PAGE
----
OTTAWA: The rail firm involved in a tanker train disaster that killed 47 people in a Quebec town last month will be shut down because it does not have enough insurance to cover clean-up costs and other damages, a Canadian government agency said on Tuesday.
The Canadian Transportation Agency said it would suspend the operating license of Montreal, Maine and Atlantic Railway (MMA) and its Canadian subsidiary from August 20 to give the firms "time to arrange for the orderly cessation of their operations in Canada".
MMA filed for bankruptcy protection in Canada and the United States last week in the wake of the July 6 derailment and crash of a runaway train laden with oil. The resulting explosions and wall of fire obliterated the center of lakeside Lac-Megantic.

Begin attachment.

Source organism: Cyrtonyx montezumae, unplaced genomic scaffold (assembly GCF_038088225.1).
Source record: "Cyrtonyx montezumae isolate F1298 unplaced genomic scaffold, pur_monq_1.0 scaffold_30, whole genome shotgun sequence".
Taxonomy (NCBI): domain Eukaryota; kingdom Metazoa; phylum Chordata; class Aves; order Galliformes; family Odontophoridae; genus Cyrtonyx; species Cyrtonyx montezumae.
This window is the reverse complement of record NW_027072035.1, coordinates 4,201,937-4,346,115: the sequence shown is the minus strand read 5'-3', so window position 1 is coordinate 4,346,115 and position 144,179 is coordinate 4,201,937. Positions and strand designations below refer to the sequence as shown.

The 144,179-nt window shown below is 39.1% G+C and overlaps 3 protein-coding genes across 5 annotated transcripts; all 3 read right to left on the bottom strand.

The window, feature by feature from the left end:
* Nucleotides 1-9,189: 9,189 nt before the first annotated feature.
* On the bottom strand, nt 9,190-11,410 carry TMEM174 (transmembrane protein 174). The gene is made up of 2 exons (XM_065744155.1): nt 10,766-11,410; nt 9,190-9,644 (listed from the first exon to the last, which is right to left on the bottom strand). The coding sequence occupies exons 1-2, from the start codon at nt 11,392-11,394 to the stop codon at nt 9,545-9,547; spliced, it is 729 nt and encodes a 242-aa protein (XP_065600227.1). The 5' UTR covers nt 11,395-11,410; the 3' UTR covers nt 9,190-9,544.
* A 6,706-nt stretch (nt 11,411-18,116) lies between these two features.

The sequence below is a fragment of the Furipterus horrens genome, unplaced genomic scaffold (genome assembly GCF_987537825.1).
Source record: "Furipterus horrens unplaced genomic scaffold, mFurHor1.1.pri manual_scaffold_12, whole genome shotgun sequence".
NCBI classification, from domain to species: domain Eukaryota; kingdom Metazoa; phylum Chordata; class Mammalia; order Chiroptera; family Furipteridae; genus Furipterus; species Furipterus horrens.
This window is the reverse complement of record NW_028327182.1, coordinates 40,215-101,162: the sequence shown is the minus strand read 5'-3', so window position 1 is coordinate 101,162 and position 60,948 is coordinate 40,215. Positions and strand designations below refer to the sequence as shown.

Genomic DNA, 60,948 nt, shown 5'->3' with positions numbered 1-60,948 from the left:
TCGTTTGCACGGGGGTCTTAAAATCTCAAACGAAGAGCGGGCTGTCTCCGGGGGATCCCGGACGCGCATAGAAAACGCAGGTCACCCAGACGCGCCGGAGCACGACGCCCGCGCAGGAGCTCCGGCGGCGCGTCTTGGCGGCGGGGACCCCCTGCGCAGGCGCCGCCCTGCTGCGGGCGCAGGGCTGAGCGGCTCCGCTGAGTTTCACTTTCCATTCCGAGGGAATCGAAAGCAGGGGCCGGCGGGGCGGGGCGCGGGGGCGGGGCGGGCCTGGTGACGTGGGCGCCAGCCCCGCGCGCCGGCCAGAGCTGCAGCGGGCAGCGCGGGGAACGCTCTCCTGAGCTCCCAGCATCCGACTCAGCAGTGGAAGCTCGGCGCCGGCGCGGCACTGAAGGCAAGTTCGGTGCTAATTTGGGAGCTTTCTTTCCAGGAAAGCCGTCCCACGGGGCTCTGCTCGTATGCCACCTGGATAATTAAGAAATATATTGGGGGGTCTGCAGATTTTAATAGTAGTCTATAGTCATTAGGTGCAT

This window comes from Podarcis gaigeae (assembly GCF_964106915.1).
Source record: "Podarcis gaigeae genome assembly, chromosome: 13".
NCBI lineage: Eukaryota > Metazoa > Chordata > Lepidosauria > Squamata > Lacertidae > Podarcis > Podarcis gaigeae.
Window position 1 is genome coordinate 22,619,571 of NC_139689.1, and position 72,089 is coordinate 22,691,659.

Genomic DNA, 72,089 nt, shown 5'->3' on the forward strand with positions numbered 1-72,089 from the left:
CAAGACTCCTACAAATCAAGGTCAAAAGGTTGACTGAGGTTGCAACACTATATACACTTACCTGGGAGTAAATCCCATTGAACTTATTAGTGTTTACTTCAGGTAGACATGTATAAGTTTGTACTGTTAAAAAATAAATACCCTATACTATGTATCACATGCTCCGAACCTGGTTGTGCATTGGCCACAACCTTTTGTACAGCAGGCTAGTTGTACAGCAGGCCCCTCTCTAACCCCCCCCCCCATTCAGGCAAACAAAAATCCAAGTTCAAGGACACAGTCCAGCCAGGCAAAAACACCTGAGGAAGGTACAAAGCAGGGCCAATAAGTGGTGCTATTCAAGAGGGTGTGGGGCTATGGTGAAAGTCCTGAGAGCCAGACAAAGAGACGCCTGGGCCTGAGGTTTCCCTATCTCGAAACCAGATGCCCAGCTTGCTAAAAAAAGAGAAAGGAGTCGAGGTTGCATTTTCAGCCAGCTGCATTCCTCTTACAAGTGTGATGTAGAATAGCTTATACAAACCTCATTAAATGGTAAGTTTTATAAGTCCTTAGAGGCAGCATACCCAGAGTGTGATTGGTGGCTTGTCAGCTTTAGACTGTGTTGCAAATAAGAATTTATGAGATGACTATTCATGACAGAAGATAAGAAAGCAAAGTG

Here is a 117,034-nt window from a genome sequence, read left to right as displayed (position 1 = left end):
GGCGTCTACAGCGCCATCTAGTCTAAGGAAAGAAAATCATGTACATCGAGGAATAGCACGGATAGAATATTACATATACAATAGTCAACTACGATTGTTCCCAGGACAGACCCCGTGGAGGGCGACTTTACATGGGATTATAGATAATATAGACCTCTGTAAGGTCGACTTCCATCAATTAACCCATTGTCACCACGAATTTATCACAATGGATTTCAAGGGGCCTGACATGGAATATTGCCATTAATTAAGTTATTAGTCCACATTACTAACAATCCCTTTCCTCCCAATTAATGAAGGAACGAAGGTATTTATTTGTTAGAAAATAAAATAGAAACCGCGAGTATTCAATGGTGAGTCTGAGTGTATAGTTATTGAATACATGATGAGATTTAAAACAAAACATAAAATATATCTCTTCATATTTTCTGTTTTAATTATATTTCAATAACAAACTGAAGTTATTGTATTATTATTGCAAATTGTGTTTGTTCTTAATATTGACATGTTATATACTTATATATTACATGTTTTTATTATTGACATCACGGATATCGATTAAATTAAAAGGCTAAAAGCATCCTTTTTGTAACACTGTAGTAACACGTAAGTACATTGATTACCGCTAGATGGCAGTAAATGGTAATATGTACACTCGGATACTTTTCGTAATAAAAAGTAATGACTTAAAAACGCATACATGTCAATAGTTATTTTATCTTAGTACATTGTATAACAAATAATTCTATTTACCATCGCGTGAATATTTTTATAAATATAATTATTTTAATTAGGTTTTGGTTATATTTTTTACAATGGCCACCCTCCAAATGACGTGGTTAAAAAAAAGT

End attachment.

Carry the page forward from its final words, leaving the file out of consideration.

In the filing, the company said its insurance covered liabilities up to C$25 million ($24.2 million), far too little to cover clean-up costs that could exceed C$200 million.
The CTA - an independent government body that acts as an economic regulator - said it had contacted MMA and its Canadian MMAC subsidiary to ensure they continued to hold adequate third party liability insurance. But the agency was not satisfied with the response, said Geoff Hare, CTA's chief executive officer.
"It would not be prudent, given the risks associated with rail operations, to permit MMA and MMAC to continue to operate without adequate insurance coverage," Hare said in a statement.
A spokeswoman for MMA Chairman Ed Burkhardt said he was unaware of the agency's move. ($1=$1.03 Canadian)